On a clear night, far from the light and the rush of the city, you can see thousands of stars. They tell our
stories, guide our way, and quietly mark time. From a twinkle of light, the stars reveal something much
more: the history of our celestial home, the Universe. From the formation of our planet, to the life of
our Sun, the swirling maelstrom of our galaxy, and the unimaginable deep of Infinity, the lights of the
night sky reveal the vast sweep of the cosmos.


In this course, we will explore the nature of stars and galaxies, clusters and nebulae. Weather
permitting, we will—“mid song of birds, and insects murmuring”—learn practical astronomy
with naked eye and telescopic night observations. No prior background in astronomy or physics is
required. Please join me in what Wordsworth would call the “poetry of the heavens.”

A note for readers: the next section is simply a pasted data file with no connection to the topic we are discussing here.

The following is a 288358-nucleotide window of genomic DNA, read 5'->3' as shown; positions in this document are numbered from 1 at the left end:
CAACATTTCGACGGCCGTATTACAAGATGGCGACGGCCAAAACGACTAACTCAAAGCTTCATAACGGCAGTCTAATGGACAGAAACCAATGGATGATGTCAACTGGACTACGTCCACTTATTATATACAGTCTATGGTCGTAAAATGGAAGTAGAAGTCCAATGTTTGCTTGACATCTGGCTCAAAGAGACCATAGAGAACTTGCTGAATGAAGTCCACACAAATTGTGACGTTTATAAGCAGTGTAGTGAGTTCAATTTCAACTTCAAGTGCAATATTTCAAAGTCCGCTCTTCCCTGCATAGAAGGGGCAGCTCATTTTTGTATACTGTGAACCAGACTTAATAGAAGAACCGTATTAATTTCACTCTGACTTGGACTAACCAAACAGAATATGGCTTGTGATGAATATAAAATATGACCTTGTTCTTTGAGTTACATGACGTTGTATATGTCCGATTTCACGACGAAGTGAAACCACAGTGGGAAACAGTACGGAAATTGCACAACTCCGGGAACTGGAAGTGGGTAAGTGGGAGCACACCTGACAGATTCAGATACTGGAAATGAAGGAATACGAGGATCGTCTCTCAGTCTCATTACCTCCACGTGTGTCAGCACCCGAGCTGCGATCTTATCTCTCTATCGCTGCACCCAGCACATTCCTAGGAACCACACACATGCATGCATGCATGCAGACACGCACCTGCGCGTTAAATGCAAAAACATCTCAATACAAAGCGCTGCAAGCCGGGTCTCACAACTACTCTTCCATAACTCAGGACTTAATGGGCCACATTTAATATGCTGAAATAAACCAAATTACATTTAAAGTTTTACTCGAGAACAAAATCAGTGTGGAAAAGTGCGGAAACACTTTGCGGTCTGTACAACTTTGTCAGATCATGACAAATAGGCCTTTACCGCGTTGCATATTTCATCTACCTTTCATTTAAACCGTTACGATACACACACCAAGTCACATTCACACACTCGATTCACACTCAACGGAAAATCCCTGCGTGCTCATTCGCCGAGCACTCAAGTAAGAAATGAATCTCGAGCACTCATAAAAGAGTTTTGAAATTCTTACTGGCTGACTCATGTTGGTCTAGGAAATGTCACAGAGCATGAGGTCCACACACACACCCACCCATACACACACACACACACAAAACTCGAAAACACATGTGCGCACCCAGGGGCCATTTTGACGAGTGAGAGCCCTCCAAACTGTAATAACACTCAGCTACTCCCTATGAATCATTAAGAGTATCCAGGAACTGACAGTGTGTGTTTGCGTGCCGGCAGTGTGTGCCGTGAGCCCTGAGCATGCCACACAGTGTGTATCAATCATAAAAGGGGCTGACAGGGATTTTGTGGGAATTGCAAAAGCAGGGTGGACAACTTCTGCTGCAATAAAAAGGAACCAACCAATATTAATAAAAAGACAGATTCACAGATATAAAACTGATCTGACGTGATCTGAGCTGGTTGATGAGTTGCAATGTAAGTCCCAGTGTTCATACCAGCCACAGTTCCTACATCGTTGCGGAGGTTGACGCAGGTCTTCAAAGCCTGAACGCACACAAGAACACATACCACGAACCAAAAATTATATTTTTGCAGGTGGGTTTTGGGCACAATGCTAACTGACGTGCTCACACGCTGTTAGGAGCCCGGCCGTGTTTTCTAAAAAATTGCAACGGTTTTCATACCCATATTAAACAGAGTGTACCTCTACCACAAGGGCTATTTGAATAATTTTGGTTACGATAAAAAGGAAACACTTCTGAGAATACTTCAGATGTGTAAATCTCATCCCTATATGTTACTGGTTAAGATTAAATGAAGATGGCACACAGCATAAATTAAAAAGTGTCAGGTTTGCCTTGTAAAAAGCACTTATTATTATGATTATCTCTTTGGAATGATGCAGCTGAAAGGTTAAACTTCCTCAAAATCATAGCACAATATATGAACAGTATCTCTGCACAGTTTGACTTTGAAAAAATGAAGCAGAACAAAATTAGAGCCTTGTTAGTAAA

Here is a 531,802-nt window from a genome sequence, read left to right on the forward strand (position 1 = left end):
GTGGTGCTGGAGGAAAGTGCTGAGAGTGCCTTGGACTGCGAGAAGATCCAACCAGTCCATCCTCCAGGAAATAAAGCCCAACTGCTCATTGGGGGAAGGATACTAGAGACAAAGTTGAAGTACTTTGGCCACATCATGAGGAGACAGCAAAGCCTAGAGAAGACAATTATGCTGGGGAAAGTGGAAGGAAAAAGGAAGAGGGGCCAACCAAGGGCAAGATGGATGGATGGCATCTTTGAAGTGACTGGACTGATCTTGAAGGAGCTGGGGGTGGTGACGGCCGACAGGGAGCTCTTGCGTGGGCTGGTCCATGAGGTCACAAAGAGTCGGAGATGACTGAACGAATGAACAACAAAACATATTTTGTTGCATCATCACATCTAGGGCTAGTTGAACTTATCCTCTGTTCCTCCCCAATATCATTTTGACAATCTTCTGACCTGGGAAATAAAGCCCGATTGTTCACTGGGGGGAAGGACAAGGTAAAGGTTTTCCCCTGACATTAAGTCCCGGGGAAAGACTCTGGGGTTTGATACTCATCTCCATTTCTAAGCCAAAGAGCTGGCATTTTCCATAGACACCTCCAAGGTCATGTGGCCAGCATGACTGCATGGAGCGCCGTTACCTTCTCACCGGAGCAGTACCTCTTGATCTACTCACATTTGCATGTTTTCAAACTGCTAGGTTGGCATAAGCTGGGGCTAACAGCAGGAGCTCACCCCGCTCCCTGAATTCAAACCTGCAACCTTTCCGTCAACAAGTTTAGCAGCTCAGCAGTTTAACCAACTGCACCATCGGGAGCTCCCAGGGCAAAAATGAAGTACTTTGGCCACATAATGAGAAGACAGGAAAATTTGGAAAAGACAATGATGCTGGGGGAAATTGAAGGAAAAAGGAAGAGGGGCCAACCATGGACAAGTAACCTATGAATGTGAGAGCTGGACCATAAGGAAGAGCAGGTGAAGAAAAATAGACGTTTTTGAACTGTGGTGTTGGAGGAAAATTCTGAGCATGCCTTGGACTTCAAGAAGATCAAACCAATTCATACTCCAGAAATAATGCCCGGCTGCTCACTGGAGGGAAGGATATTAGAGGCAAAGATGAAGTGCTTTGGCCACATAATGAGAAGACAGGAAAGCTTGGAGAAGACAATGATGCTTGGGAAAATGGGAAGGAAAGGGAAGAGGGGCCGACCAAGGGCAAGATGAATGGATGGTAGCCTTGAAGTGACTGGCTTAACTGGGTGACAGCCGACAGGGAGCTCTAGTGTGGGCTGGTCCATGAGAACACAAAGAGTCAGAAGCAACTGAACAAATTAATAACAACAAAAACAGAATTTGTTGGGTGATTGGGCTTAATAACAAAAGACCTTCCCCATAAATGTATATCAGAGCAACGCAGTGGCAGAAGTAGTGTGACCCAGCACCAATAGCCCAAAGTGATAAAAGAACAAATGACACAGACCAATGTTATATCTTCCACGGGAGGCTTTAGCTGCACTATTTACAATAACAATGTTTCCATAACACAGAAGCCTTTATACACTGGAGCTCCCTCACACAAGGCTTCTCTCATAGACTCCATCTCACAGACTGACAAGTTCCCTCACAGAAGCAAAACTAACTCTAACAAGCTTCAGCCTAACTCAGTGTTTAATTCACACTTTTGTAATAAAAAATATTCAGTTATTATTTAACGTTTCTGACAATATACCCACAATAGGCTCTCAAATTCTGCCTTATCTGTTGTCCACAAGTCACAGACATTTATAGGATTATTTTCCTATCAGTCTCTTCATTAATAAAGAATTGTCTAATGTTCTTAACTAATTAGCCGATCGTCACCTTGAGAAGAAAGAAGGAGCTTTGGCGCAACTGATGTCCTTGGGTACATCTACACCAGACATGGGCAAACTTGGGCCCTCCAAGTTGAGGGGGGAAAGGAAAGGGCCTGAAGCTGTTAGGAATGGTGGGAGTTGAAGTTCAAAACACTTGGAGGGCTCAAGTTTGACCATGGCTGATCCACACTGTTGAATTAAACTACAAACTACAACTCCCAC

Megan Pickett is an associate professor of physics and the department chair of physics at Lawrence
University. She earned a B.A. in physics as Cornell University in 1988, and a Ph.D. in Theoretical
Astrophysics from Indiana University in 1995. She was a research fellow at NASA’s Ames Research
Center until 1999, after which she taught at Valparaiso University and Purdue University, before joining
Lawrence in 2006. Her scholarly interests include

Register Here

Date: 
Sunday, July 26, 2020 to Friday, July 31, 2020
Fee(s): 
$950 - Double; $1,230 - Single; $475 - Commuter
Topic(s): 
Science